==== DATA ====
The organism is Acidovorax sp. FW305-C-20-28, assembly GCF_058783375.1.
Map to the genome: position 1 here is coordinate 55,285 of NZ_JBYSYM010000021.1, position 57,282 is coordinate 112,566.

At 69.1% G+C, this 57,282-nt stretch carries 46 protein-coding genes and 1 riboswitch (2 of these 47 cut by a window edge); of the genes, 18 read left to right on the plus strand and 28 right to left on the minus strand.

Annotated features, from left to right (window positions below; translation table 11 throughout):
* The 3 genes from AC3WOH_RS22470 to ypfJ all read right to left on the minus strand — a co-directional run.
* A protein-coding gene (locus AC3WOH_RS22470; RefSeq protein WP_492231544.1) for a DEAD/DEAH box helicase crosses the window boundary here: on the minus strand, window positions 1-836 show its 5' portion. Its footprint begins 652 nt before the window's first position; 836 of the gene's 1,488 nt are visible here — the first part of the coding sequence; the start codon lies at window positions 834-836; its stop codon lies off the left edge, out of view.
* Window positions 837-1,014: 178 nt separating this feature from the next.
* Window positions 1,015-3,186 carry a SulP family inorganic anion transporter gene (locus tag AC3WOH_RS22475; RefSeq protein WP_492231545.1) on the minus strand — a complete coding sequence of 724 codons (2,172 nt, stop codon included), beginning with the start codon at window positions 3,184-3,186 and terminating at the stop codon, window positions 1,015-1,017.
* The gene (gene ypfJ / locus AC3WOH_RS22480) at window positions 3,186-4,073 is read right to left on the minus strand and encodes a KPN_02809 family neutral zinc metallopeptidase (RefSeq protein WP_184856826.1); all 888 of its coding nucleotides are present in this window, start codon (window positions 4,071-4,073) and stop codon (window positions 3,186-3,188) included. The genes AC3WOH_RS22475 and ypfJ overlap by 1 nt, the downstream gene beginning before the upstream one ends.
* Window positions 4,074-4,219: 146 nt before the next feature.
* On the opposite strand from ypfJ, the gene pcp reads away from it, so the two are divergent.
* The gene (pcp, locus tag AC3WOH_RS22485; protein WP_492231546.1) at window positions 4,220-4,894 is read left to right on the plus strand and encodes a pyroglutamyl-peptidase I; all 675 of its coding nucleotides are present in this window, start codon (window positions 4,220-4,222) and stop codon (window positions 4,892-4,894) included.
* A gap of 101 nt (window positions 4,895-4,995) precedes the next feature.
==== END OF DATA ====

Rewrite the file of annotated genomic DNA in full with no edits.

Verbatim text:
The organism is Acidovorax sp. FW305-C-20-28, assembly GCF_058783375.1.
Map to the genome: position 1 here is coordinate 55,285 of NZ_JBYSYM010000021.1, position 57,282 is coordinate 112,566.

At 69.1% G+C, this 57,282-nt stretch carries 46 protein-coding genes and 1 riboswitch (2 of these 47 cut by a window edge); of the genes, 18 read left to right on the plus strand and 28 right to left on the minus strand.

Annotated features, from left to right (window positions below; translation table 11 throughout):
* The 3 genes from AC3WOH_RS22470 to ypfJ all read right to left on the minus strand — a co-directional run.
* A protein-coding gene (locus AC3WOH_RS22470; RefSeq protein WP_492231544.1) for a DEAD/DEAH box helicase crosses the window boundary here: on the minus strand, window positions 1-836 show its 5' portion. Its footprint begins 652 nt before the window's first position; 836 of the gene's 1,488 nt are visible here — the first part of the coding sequence; the start codon lies at window positions 834-836; its stop codon lies off the left edge, out of view.
* Window positions 837-1,014: 178 nt separating this feature from the next.
* Window positions 1,015-3,186 carry a SulP family inorganic anion transporter gene (locus tag AC3WOH_RS22475; RefSeq protein WP_492231545.1) on the minus strand — a complete coding sequence of 724 codons (2,172 nt, stop codon included), beginning with the start codon at window positions 3,184-3,186 and terminating at the stop codon, window positions 1,015-1,017.
* The gene (gene ypfJ / locus AC3WOH_RS22480) at window positions 3,186-4,073 is read right to left on the minus strand and encodes a KPN_02809 family neutral zinc metallopeptidase (RefSeq protein WP_184856826.1); all 888 of its coding nucleotides are present in this window, start codon (window positions 4,071-4,073) and stop codon (window positions 3,186-3,188) included. The genes AC3WOH_RS22475 and ypfJ overlap by 1 nt, the downstream gene beginning before the upstream one ends.
* Window positions 4,074-4,219: 146 nt before the next feature.
* On the opposite strand from ypfJ, the gene pcp reads away from it, so the two are divergent.
* The gene (pcp, locus tag AC3WOH_RS22485; protein WP_492231546.1) at window positions 4,220-4,894 is read left to right on the plus strand and encodes a pyroglutamyl-peptidase I; all 675 of its coding nucleotides are present in this window, start codon (window positions 4,220-4,222) and stop codon (window positions 4,892-4,894) included.
* A gap of 101 nt (window positions 4,895-4,995) precedes the next feature.